While reading last weekend, I came across three examples of common usage problems. I have written about these before, and I probably will again. I have altered the examples a bit in the hopes no one will be embarrassed by them.

While reading last weekend, I came across three examples of common usage problems. I have written about these before, and I probably will again. I have altered the examples a bit in the hopes no one will be embarrassed by them.

“Minority children drown at higher rates then white children.”

“Then” should be “than.” I continue to be surprised at how prevalent this confusion is.

“Than,” which rhymes with “fan,” is the correct word when making comparisons of quantity or degree. The need for “than” is usually signaled by a word “in the comparative degree,” such as “more” or “less,” “greater” or “fewer,” or adjectives ending in “-er,” like “taller,” “smarter,” “faster” and so on:

“I miss you more than you can imagine.”

“You may talk louder than everybody else, but that doesn’t mean you’re right.”

“She’s much smarter than I am.”

“Then,” which rhymes with “when,” tells us that something comes after something else:

“Elvis made a brief appearance and then left the building.”

“The president will talk first and then the House speaker.”

It also can be used “with conjunctive force” for “in that case”:

“If it doesn’t rain, then I’ll mow the lawn.” (Notice that this also maintains the before and after aspect.)

A line in Bob Dylan’s song “My Back Pages” uses both correctly:

“Ah, but I was so much older then, I’m younger than that now.”

“Police did not say what or whom drew the suspect to Chicago.”

“Whom” should be “who.” Why?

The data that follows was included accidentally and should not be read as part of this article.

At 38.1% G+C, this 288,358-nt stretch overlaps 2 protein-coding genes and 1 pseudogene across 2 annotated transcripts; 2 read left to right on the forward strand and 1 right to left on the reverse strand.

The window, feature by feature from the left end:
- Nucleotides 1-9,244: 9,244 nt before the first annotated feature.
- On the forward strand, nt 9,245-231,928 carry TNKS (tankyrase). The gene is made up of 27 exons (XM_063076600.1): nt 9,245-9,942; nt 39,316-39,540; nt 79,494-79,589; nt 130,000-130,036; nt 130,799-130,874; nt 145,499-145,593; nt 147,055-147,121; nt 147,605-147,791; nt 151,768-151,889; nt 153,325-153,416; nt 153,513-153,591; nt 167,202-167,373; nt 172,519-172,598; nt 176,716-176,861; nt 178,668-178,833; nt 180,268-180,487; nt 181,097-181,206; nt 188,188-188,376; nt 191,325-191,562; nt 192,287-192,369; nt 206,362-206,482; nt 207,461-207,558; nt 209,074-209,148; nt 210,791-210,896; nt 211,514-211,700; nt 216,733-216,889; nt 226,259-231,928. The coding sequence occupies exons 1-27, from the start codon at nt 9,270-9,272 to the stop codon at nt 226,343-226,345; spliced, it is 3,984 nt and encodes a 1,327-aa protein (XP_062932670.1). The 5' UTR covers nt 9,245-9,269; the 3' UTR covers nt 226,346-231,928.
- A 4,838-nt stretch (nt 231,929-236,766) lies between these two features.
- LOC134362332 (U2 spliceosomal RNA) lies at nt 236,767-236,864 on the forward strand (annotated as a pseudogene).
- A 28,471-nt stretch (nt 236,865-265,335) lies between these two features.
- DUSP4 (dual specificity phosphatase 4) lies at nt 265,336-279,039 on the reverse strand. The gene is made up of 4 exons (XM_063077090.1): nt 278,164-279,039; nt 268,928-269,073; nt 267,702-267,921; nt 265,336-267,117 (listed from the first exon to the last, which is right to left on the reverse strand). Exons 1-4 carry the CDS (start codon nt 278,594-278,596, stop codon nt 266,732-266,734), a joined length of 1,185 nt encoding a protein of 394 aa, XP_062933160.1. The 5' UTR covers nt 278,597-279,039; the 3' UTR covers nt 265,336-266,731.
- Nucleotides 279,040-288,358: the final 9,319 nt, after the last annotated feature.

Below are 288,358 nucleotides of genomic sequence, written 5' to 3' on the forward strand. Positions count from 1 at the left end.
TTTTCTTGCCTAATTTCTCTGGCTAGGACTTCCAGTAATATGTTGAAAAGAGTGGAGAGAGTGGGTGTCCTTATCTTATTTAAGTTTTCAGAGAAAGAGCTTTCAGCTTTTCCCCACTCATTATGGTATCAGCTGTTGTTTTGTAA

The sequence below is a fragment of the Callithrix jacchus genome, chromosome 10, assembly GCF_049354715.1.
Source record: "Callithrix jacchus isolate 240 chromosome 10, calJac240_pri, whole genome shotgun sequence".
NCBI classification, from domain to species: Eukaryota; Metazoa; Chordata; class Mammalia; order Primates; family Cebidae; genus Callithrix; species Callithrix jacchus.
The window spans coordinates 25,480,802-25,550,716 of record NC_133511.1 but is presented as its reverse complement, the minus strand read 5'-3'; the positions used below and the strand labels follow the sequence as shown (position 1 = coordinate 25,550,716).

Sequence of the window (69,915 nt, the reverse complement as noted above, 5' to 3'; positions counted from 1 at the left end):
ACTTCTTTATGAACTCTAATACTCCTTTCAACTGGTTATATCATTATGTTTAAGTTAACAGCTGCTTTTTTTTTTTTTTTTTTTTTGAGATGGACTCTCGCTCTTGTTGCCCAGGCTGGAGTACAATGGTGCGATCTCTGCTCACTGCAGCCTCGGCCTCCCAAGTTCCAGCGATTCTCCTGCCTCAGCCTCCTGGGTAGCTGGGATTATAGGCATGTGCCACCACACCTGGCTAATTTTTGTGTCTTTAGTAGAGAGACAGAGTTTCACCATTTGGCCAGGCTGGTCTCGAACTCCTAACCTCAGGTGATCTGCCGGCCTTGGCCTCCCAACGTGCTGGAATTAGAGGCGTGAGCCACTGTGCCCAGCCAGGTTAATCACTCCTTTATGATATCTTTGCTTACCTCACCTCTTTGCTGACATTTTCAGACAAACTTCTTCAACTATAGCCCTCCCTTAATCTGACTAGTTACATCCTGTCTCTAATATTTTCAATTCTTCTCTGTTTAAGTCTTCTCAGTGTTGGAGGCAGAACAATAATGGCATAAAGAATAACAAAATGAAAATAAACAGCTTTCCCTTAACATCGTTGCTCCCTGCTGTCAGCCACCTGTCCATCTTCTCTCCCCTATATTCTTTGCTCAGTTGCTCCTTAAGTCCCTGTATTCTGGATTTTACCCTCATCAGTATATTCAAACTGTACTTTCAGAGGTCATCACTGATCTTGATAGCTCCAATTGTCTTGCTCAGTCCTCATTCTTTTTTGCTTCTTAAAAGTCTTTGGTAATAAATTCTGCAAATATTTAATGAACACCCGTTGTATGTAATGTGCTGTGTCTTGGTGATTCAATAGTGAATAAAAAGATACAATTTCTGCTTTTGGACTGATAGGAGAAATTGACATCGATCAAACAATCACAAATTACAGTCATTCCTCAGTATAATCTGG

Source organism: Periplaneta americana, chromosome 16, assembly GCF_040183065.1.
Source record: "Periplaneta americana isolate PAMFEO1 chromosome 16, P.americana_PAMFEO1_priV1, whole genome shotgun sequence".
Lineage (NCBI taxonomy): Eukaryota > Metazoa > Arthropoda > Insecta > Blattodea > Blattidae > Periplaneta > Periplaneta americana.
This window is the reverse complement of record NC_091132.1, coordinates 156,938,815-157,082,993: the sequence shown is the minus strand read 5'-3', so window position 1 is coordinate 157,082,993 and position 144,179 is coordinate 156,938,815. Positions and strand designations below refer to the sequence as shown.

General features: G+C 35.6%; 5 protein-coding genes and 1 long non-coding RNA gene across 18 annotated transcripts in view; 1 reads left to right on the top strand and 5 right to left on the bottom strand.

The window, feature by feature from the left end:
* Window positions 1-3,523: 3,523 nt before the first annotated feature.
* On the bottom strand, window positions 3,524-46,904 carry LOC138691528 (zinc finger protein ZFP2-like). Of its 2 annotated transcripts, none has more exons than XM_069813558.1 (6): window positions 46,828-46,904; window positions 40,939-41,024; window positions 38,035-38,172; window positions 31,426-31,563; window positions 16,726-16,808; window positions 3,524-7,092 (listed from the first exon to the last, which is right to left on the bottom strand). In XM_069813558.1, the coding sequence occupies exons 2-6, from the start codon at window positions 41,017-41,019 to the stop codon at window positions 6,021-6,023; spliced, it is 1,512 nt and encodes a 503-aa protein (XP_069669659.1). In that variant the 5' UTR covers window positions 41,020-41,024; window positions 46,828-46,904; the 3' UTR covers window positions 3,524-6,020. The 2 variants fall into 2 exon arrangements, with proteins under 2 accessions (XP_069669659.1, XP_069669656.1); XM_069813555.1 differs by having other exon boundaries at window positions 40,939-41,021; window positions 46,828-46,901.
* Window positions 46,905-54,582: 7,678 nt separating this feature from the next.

The entire clause — the part that comes after “say” — is the object of “say.” The pronoun must reflect its function within that clause. And within the clause, the verb “drew” has the object “suspect,” and its subject is “what or who.”

In such cases, it’s often helpful to replace “who” or “whom” with another pronoun to confirm whether a subject or an object is needed. For example, you would say “she drew the suspect to Chicago,” not “her drew the suspect to Chicago.” At least, I hope you would.

“Whom” would be correct in this sentence:

“Police did not say whom they suspect.” (They suspect “him,” not “he”).

“The state’s failure to make timely payments skew the results.”

“Skew” should be “skews,” and the issue is agreement.

The verb should agree with the subject. The subject is not the immediately preceding plural “payments,” it’s the earlier appearing singular “failure.”

Writers need to watch out for this false attraction of the verb to the nearest noun, because the verb can only have a meaningful relationship with the subject, even when it’s far away.

Yes, words can stray, too.

Punctuation Station

(The station had been closed temporarily for inventory, but it has reopened.)

The comma is a versatile punctuation mark, but it shouldn’t be asked to replace a semicolon or a period. This can result in a type of run-on sentence sometimes called a “comma splice.” Here’s an example:

“He has been a member of the union for 10 years, his brother joined this summer.”

A comma isn’t strong enough to hold two independent clauses together. Possible fixes include replacing the comma with a semicolon or inserting the word “and” before “his.”

Contact Barry Wood at bwood@rrstar.com or read his blog at blogs.e-rockford.com/woodonwords/.